Recent scientific findings indicate that there is no perceivable safe and normal range for blood serum levels of homocysteine. Many independent studies propose that normal homocysteine levels exist within the ranges of 5 to 15 micromoles per liter of blood. (A mole is an amount of a substance that contains a certain number of molecules or atoms. A micromole is one-millionth of a mole.) The American Heart Association, in contrast, has declared that homocysteine levels above 6.3 micromoles per liter of blood cause a “progressive” risk towards heart attack and other irregular conditions of the heart. [3]

Risk For Coronary Artery Disease
Serum Homocysteine
(micromoles per liter of blood)
Lowest risk: 0-6.3
Moderate risk: 6.3-10
Highest risk: Over 10

[4]

Treatments/Supplements helpful for Elevated Homocysteine

Nearly 40% of all Americans supplemented with vitamins in 2000. [5] This figure has unquestionably increased in the past half decade. With the average American homocysteine level at 10 micromoles per liter of blood, one must question the effectiveness of dietary supplements in suppressing dangerously high homocysteine levels. [6]

A promising 14 year follow-up study (dubbed the Nurses’ Health Study) included over 80,000 women and chronicled the number of nonfatal and fatal cases of coronary heart disease. [7] These women provided detailed information on diet and vitamin supplements at the beginning of trial. The goal of the study was to evaluate the correlation between increased intakes of vitamins, especially B vitamins, and heart disease. The results were as follows: Women consuming the highest intake of folate (B9) reduced their incidence of disease by 31%. Vitamin B6 users exhibited a 33% reduction in risk. Finally, women supplementing with increased levels of both B9 and B6 reduced the risk of heart disease by nearly 46%.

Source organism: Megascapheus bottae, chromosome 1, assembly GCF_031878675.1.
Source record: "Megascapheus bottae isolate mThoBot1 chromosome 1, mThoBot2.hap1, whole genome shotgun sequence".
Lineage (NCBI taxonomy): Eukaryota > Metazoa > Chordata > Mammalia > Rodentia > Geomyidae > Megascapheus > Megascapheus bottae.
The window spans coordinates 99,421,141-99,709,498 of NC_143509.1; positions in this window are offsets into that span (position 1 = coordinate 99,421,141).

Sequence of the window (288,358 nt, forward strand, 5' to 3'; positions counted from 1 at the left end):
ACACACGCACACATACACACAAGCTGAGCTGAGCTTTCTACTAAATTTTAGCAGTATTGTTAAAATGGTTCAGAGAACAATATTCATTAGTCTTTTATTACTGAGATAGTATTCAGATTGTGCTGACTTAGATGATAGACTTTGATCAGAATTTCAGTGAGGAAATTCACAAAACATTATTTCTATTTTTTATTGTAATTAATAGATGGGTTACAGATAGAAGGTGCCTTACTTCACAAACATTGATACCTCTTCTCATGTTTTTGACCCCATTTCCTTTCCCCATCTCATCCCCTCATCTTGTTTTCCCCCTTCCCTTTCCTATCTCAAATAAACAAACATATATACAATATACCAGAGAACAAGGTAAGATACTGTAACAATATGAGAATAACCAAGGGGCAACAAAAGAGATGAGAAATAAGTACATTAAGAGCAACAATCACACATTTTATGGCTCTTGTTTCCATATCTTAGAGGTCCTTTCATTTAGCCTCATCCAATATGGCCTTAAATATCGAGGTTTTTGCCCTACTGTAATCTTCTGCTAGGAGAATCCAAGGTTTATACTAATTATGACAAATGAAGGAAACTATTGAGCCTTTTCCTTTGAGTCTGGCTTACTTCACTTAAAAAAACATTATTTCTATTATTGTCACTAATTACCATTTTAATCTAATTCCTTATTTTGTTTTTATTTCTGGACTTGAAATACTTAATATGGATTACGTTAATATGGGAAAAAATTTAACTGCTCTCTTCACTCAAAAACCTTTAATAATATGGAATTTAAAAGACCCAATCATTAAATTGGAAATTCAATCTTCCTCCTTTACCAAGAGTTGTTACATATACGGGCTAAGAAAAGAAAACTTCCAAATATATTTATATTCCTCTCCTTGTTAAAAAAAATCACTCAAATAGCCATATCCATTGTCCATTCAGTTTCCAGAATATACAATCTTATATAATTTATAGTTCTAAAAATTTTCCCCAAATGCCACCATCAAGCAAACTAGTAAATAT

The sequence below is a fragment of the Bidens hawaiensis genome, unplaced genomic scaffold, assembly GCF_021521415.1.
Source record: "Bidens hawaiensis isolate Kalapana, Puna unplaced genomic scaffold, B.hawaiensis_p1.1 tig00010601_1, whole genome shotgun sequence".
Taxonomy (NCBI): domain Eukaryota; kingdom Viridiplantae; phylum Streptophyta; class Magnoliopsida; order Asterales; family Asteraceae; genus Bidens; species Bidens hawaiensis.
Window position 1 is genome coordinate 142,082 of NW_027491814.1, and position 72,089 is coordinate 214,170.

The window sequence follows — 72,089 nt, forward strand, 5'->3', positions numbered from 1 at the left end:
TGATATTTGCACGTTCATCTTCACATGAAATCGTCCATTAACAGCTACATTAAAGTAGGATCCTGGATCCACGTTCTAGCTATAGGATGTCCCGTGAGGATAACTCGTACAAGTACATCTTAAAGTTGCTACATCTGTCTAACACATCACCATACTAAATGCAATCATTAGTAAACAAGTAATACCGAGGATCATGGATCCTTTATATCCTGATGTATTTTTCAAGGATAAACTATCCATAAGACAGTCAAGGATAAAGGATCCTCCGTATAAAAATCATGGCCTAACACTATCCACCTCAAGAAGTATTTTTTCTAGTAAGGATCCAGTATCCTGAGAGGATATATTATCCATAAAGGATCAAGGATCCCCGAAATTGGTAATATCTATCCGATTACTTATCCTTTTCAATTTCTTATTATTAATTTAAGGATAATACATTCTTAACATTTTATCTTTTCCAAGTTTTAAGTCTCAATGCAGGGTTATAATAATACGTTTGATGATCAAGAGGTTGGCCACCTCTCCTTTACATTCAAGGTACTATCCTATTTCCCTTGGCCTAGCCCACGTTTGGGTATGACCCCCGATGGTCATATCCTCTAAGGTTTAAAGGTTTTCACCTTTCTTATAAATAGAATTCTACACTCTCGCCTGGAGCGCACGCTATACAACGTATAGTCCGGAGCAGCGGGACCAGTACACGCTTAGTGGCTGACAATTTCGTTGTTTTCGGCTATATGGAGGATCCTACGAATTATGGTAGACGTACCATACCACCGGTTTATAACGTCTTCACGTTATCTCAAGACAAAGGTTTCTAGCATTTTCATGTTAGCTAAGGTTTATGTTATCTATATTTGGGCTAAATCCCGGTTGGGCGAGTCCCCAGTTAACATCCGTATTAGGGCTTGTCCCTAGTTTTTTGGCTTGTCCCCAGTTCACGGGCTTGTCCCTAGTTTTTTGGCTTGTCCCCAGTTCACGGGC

Another case study involved a healthy adult male who supplemented with 500 milligrams of trimethylglycine, 4000 micrograms of folic acid, and other vitamins. A blood test revealed homocysteine levels far above what is universally accepted as tolerable [11.3]. Following a daily regimented supplement program, his levels dropped below 6 within 60 days. This study suggests that persons at high risk for the development of diseases of the heart must be certain to obtain enough folic acid, B6, and B12 via diet, or through nutritional supplements. [8]

Measuring blood levels of homocysteine through scrutinized laboratory testing is the only way one can determine if he/she is achieving the proper nutrients to adequately reduce elevated homocysteine levels. These blood tests can improve ones assessment of personal risk, providing useful information about methylation and vitamin status, as well as determining levels of toxic homocysteine. As previously stated, certain scientific studies have indicated that elevated blood serum levels of homocysteine are a marker for the potential development of cardiovascular and other degenerative diseases. These tests may be particularly beneficial to high risk individuals, or those people with a family history of stroke, heart disease, and Alzheimer's Disease. Persons who smoke, suffer from high blood cholesterol, and high blood pressure are also advised to monitor homocysteine levels through testing.

In conclusion, supplementation alone may not lower elevated homocysteine levels. Diet may prove as the greatest determinant in the elevation of blood homocysteine levels. The consensus by many researches is that eating right, taking a multivitamin, exercising, and receiving blood tests to determine personal homocysteine levels, provides the most accurate and best method of protecting one’s self against the affects of homocysteine toxicity.